Perek 5:

The Haftara of Balak is from Micha 5:6-6:8

Although Beis Lechem is a small village, it will merit producing the Moshiach. Moshiach will arise after “the pains of childbirth” (i.e. the most intense suffering of Galus [Rashi]). The two kingdoms of Yehuda and Yisrael will unite (Rashi) under the rule of Moshiach, with the full backing of Hashem. A permanent peace will ensue and even if other nations will attack, they will be defeated. Moshiach will then rule over the world like a “lion” (Rashi). Hashem will destroy Bnei Yisrael’s weaponry and fortifications, as they will be redundant during this era of widespread peace (Radak). Hashem will eradicate witchcraft and idolatry. Likewise, He will eliminate the Bnei Yisrael’s enemies and treat them harshly for rejecting the Torah and loathing Bnei Yisrael.

Perek 6: The Avos are called to bear witness to the people’s ingratitude to Hashem (see Radak 6:1). Hashem dealt graciously with Bnei Yisrael; he sent us Moshe, Aharon, and Miriam, he transformed Bilaam’s curse into a blessing (Abarbanel), he accepted the death of 24,000 as attonement for the people at Shittim (Radak), and enabled them to progress to Gilgal (i.e. enter Eretz Yisrael) (Rashi). Micha asserted that Hashem does not want Bnei Yisrael to appease Him with sacrifices and contributions to the Beis Hamikdash, rather, they should “Perform justice, love kindness, and walk modestly with Hashem.” Micha told Bnei Yisrael to listen to the prophets’ harsh words. Bnei Yisrael were corrupt through financial dishonesty, lying, and robbery, and therefore they will be punished with food sicknesses (Rashi) and an unsuccessful harvest due to the enemy seizing the produce (Metzudas David). Micha warned that procreation will be irrelevant as the children will be massacred by the enemy (Radak).  Bnei Yisrael will continue in the evil manner of Omri and Achav, so will receive an “astonishing” retribution.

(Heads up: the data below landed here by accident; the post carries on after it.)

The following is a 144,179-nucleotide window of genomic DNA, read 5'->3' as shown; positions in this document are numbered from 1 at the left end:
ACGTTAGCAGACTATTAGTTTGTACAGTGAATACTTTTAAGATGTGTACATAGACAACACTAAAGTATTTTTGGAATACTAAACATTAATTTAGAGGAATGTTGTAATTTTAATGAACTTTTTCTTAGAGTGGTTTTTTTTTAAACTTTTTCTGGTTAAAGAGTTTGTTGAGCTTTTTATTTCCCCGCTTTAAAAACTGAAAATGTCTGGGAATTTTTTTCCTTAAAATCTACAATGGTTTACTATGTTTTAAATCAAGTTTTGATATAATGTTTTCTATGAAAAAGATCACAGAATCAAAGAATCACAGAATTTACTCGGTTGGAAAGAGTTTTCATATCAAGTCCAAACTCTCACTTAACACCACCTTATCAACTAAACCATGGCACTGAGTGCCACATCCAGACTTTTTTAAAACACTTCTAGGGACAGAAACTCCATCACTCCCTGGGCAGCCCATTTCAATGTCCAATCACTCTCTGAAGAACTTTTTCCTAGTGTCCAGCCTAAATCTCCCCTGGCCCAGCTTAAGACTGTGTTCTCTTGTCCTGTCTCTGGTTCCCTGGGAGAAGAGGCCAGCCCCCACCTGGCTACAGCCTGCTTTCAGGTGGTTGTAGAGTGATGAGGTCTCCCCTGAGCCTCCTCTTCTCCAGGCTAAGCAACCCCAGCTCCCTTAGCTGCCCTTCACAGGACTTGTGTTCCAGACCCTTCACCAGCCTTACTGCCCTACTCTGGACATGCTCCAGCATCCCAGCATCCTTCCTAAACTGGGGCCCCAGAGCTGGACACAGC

Perek 7: Micha described the righteous as “the last picking of the summer fruit” and the only “ripe” fruit left over after the harvest (i.e.destruction). Corruption is commonplace and it is a great challenge to find righteous individuals – even officers, judges and senior individuals are corrupt. People cannot even trust their friends and colleagues and children are disrespectful to their parents. Micha reiterated that although he will be in exile, he will remain a devout believer in Hashem. The enemy should not rejoice in their power over Bnei Yisrael, as Bnei Yisrael will rise once more and the nations will be repaid for their evil deeds. When Hashem reveals Himself and the kindness He performed towards them throughout history, the nations will acknowledge their foolishness in taunting Bnei Yisrael with the rhetorical question “Where is Hashem your G-d?” Micha pleaded that Hashem take Bnei Yisrael out of Galus hastily, like a “shepherd would take his flock” (Radak). Hashem is forgiving, dispels his anger,  and is merciful, so will not totally allot the deserved punishment. Micha begged that Hashem carry out his vow to Avraham never to abandon him or his descendants (Rashi). Note that the final three pesukim of Micha contain a special version of the thirteen attributes of G-d; the Zohar writes that this formulation was based on a more merciful level of Hashem than the thirteen attributes Moshe recorded in the Torah (for Moshe was speaking at a time of national sin and thus there had to be some strictness).